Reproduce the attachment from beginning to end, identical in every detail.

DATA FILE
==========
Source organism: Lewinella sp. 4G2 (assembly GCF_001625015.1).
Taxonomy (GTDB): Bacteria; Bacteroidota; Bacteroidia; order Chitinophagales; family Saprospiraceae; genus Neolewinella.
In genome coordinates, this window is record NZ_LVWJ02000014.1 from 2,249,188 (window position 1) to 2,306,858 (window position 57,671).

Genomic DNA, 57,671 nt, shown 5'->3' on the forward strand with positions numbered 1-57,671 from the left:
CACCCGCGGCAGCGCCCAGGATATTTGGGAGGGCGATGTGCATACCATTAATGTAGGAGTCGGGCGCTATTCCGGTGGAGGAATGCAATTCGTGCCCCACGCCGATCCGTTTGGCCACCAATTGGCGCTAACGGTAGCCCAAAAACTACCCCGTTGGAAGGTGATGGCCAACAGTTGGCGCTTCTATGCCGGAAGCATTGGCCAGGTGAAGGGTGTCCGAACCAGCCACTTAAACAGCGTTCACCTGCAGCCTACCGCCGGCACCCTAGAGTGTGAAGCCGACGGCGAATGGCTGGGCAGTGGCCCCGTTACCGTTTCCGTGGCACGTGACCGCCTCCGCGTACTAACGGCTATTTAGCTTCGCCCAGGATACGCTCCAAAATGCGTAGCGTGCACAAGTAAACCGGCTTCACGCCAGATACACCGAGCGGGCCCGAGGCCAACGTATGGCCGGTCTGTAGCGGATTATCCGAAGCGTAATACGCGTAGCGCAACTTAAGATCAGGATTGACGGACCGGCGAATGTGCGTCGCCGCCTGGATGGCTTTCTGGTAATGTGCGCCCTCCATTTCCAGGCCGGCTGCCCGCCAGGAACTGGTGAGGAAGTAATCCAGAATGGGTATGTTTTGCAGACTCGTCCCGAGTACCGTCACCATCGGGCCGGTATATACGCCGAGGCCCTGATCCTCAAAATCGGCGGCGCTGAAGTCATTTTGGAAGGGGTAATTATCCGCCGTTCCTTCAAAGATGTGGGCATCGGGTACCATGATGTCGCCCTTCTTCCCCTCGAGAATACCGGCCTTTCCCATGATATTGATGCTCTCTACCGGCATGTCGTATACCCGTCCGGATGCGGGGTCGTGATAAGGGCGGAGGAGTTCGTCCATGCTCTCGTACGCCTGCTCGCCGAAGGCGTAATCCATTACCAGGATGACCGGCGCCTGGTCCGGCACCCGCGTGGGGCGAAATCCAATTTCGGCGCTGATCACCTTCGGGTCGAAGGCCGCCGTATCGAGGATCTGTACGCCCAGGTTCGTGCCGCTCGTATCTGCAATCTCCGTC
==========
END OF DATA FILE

Source organism: Lewinella sp. 4G2 (assembly GCF_001625015.1).
Taxonomy (GTDB): Bacteria; Bacteroidota; Bacteroidia; order Chitinophagales; family Saprospiraceae; genus Neolewinella.
In genome coordinates, this window is record NZ_LVWJ02000014.1 from 2,249,188 (window position 1) to 2,306,858 (window position 57,671).

Genomic DNA, 57,671 nt, shown 5'->3' on the forward strand with positions numbered 1-57,671 from the left:
CACCCGCGGCAGCGCCCAGGATATTTGGGAGGGCGATGTGCATACCATTAATGTAGGAGTCGGGCGCTATTCCGGTGGAGGAATGCAATTCGTGCCCCACGCCGATCCGTTTGGCCACCAATTGGCGCTAACGGTAGCCCAAAAACTACCCCGTTGGAAGGTGATGGCCAACAGTTGGCGCTTCTATGCCGGAAGCATTGGCCAGGTGAAGGGTGTCCGAACCAGCCACTTAAACAGCGTTCACCTGCAGCCTACCGCCGGCACCCTAGAGTGTGAAGCCGACGGCGAATGGCTGGGCAGTGGCCCCGTTACCGTTTCCGTGGCACGTGACCGCCTCCGCGTACTAACGGCTATTTAGCTTCGCCCAGGATACGCTCCAAAATGCGTAGCGTGCACAAGTAAACCGGCTTCACGCCAGATACACCGAGCGGGCCCGAGGCCAACGTATGGCCGGTCTGTAGCGGATTATCCGAAGCGTAATACGCGTAGCGCAACTTAAGATCAGGATTGACGGACCGGCGAATGTGCGTCGCCGCCTGGATGGCTTTCTGGTAATGTGCGCCCTCCATTTCCAGGCCGGCTGCCCGCCAGGAACTGGTGAGGAAGTAATCCAGAATGGGTATGTTTTGCAGACTCGTCCCGAGTACCGTCACCATCGGGCCGGTATATACGCCGAGGCCCTGATCCTCAAAATCGGCGGCGCTGAAGTCATTTTGGAAGGGGTAATTATCCGCCGTTCCTTCAAAGATGTGGGCATCGGGTACCATGATGTCGCCCTTCTTCCCCTCGAGAATACCGGCCTTTCCCATGATATTGATGCTCTCTACCGGCATGTCGTATACCCGTCCGGATGCGGGGTCGTGATAAGGGCGGAGGAGTTCGTCCATGCTCTCGTACGCCTGCTCGCCGAAGGCGTAATCCATTACCAGGATGACCGGCGCCTGGTCCGGCACCCGCGTGGGGCGAAATCCAATTTCGGCGCTGATCACCTTCGGGTCGAAGGCCGCCGTATCGAGGATCTGTACGCCCAGGTTCGTGCCGCTCGTATCTGCAATCTCCGTC